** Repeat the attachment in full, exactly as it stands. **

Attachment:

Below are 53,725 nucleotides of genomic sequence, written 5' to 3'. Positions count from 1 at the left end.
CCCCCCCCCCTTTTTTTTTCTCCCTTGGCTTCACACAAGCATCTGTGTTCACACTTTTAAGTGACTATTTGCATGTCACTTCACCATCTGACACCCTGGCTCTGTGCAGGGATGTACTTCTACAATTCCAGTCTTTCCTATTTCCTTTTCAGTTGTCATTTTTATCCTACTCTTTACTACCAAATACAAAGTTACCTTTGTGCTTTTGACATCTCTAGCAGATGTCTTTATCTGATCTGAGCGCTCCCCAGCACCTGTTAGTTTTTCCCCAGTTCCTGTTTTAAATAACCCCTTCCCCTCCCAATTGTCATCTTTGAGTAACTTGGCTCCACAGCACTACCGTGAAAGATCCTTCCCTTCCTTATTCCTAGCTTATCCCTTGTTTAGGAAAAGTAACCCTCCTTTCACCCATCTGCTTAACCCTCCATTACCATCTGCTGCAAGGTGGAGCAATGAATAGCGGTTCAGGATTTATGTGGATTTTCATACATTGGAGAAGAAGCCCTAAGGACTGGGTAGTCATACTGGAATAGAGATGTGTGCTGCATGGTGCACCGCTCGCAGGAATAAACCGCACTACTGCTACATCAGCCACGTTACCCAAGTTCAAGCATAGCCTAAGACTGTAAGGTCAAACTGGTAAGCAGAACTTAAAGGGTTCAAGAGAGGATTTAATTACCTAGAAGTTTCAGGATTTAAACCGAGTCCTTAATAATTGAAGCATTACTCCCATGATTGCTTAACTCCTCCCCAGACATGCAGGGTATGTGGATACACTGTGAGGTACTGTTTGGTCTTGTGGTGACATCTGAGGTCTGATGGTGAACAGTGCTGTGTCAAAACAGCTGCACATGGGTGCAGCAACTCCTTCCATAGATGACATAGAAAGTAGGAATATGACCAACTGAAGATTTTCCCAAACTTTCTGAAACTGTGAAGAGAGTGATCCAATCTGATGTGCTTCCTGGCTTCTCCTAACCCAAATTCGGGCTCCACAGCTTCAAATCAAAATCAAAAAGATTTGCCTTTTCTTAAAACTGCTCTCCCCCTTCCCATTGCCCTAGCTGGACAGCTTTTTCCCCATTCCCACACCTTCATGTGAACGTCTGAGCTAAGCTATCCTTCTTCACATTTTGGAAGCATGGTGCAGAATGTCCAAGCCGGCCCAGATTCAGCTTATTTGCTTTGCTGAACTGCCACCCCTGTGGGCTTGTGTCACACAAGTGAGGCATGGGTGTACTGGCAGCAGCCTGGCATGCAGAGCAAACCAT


Below are 53,725 nucleotides of genomic sequence, written 5' to 3'. Positions count from 1 at the left end.
CCCCCCCCCCTTTTTTTTTCTCCCTTGGCTTCACACAAGCATCTGTGTTCACACTTTTAAGTGACTATTTGCATGTCACTTCACCATCTGACACCCTGGCTCTGTGCAGGGATGTACTTCTACAATTCCAGTCTTTCCTATTTCCTTTTCAGTTGTCATTTTTATCCTACTCTTTACTACCAAATACAAAGTTACCTTTGTGCTTTTGACATCTCTAGCAGATGTCTTTATCTGATCTGAGCGCTCCCCAGCACCTGTTAGTTTTTCCCCAGTTCCTGTTTTAAATAACCCCTTCCCCTCCCAATTGTCATCTTTGAGTAACTTGGCTCCACAGCACTACCGTGAAAGATCCTTCCCTTCCTTATTCCTAGCTTATCCCTTGTTTAGGAAAAGTAACCCTCCTTTCACCCATCTGCTTAACCCTCCATTACCATCTGCTGCAAGGTGGAGCAATGAATAGCGGTTCAGGATTTATGTGGATTTTCATACATTGGAGAAGAAGCCCTAAGGACTGGGTAGTCATACTGGAATAGAGATGTGTGCTGCATGGTGCACCGCTCGCAGGAATAAACCGCACTACTGCTACATCAGCCACGTTACCCAAGTTCAAGCATAGCCTAAGACTGTAAGGTCAAACTGGTAAGCAGAACTTAAAGGGTTCAAGAGAGGATTTAATTACCTAGAAGTTTCAGGATTTAAACCGAGTCCTTAATAATTGAAGCATTACTCCCATGATTGCTTAACTCCTCCCCAGACATGCAGGGTATGTGGATACACTGTGAGGTACTGTTTGGTCTTGTGGTGACATCTGAGGTCTGATGGTGAACAGTGCTGTGTCAAAACAGCTGCACATGGGTGCAGCAACTCCTTCCATAGATGACATAGAAAGTAGGAATATGACCAACTGAAGATTTTCCCAAACTTTCTGAAACTGTGAAGAGAGTGATCCAATCTGATGTGCTTCCTGGCTTCTCCTAACCCAAATTCGGGCTCCACAGCTTCAAATCAAAATCAAAAAGATTTGCCTTTTCTTAAAACTGCTCTCCCCCTTCCCATTGCCCTAGCTGGACAGCTTTTTCCCCATTCCCACACCTTCATGTGAACGTCTGAGCTAAGCTATCCTTCTTCACATTTTGGAAGCATGGTGCAGAATGTCCAAGCCGGCCCAGATTCAGCTTATTTGCTTTGCTGAACTGCCACCCCTGTGGGCTTGTGTCACACAAGTGAGGCATGGGTGTACTGGCAGCAGCCTGGCATGCAGAGCAAACCAT